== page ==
Take time to organize. If the exam includes suggested time limits for a question, follow that suggestion. If more time is allotted to a question, it probably has more issues and is worth more points. You can only get so many points per question, so do not spend more time on a question than suggested. Save time by not restating the facts (unless it's in the context of how the law applies to the facts) or the professor's jokes. Don't raise issues not suggested by the facts. And, don't discuss exceptions which do not apply.
Be especially mindful of time limits in an open book exam. It's easy to keep looking for the answer, thinking that it must be there in the materials that you brought into the room. If you haven't finished an answer in the allotted time, stop looking for it and move on. A constant search will only frustrate you and cause you to lose points.
By and large, the key to doing well on the typical law school issue-spotting, fact pattern essay exam is to understand and apply IRAC. IRAC, in short, stands for issue, rule, application and conclusion. You must spot the issue, articulate the legal rule, apply the rule to the facts, and reach a conclusion.
1. Start by reading the question from beginning to end without using a pen. Get the big picture first. As you read, think that you will be writing to someone who knows nothing about the topic, although you will be writing for your professor, who knows "everything" about the topic. Follow directions and make sure that you understand what you are being asked to do
2. Go back and read the question again. This time, pick up your pen. Underline the facts, words or phrases that cause you to think about legal issues. Make notes in the margin, if you want, as issues start jumping out at you.
There is usually a great deal of information in an exam fact pattern. Every sentence or word may be significant. Ask yourself, why is this fact included? What is its significance? Every fact may mean something. Consider these particularly:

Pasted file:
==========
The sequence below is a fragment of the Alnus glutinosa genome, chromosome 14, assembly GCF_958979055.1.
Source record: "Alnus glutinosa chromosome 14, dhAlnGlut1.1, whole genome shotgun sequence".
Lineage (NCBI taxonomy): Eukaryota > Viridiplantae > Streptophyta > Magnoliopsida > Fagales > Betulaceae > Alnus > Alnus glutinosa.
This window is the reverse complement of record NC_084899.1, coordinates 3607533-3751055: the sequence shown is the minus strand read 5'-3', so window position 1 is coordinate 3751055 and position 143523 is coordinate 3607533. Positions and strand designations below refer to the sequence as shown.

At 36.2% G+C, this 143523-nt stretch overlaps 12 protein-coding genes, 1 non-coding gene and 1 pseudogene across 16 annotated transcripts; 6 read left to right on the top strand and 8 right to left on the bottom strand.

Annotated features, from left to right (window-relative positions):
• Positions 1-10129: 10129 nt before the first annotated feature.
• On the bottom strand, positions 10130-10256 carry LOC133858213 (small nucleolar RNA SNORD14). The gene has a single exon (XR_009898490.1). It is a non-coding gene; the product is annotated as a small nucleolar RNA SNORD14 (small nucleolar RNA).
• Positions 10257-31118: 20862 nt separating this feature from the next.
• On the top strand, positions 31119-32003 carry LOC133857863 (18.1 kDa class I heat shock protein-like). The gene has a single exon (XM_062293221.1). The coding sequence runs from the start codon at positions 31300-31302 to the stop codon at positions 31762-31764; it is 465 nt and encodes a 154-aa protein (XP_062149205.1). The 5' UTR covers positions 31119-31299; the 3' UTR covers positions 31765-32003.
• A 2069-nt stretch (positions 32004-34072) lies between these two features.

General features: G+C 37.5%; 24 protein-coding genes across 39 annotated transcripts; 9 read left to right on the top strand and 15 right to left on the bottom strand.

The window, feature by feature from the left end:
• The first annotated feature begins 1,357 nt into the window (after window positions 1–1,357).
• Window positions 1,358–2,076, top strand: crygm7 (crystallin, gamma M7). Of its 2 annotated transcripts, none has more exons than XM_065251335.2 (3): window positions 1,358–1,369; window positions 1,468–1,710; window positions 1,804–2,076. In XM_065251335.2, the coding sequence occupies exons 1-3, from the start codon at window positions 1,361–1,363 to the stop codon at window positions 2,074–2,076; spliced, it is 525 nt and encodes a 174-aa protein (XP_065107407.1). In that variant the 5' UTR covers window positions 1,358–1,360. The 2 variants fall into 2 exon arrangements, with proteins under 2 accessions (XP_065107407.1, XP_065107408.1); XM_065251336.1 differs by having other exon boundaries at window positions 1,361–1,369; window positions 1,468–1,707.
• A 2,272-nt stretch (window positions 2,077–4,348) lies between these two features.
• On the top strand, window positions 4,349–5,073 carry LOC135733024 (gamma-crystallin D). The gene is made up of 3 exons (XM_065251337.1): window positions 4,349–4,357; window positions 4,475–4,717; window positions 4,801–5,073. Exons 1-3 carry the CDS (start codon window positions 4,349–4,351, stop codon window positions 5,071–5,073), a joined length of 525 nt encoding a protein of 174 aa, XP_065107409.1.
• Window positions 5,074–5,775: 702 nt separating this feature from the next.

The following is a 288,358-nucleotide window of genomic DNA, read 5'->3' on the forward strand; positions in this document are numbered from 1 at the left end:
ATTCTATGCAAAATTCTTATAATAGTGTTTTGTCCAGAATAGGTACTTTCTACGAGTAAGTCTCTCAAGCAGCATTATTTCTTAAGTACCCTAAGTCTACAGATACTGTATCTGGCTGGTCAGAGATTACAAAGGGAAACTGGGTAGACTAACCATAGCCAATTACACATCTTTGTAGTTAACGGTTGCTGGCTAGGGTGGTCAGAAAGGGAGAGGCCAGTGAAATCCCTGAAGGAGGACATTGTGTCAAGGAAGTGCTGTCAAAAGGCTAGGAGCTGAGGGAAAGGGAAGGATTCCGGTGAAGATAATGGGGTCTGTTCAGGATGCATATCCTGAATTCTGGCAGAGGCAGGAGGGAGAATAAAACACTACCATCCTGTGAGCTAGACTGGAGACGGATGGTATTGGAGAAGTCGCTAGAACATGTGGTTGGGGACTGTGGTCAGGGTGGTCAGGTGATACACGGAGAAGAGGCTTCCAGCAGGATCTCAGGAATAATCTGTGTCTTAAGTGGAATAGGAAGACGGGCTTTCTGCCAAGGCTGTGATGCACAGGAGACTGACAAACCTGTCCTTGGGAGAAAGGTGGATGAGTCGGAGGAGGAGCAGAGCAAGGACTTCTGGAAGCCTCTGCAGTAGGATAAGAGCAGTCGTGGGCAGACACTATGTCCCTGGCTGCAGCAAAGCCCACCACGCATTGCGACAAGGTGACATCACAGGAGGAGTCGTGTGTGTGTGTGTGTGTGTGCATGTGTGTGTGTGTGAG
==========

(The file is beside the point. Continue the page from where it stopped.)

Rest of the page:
Why this date? If an exam question begins, "On January 28, 1999....", think about the significance of the date. Is there a statute of limitations problem?
Does the fact pattern include a husband and wife? Look for a marital relationship issue. Is one party's age mentioned? Look for an issue concerning infancy or capacity.
Every adverb and adjective is potentially significant. Do the events occur at a particular time of day, and is that significant? Are weather conditions mentioned? If so, why?
3. Read the question a third time. As you do, start making a list on scratch paper of all the issues you see in the question. Leave plenty of black space between the issues. When you see a fact that is relevant to a particular issue, note that fact under the issue in your list of issues.
One way of identifying issues is to organize the facts (the facts you underlined in step 2) into separate transactions or events. Each transaction or event can present a problem that must be resolved. You can consider these problems that must be resolved to be issues.
4. Look at each issue you just identified in the above step. Write down the rule that's necessary to resolve the issue or answer the question that issue raises in the blank space under that issue. In most instances, you need to know more than the majority rule. Consider including in your answer how the issue would be resolved under the minority view, Restatement, UCC, common law, statutory view, etc.
5. Put numbers next to each issue to establish the order in which you will answer the questions. Answer major issues first. If you run out time, you've covered the most important issues in the most depth possible.
6. Now you have an outline of your answer. Doing the above steps or something similar may take about 1/3 of the time allotted for that answer. That's fine! You need time to thoroughly analyze and outline an answer. Just leave yourself enough time to write the answer. You must outline, but don't put off writing.
7. Start writing, putting the most important issue first, following IRAC for each issue.
The first issue is whether there was consideration to support Jack's promise to...For a promise to be enforceable, it must be supported by consideration. Consideration is defined in the Restatement as bargained for exchange; benefit/detriment. Here, there appeared to be no bargain because...[apply facts].A court probably would conclude that there is not consideration.
Sometimes it happens, despite your best efforts.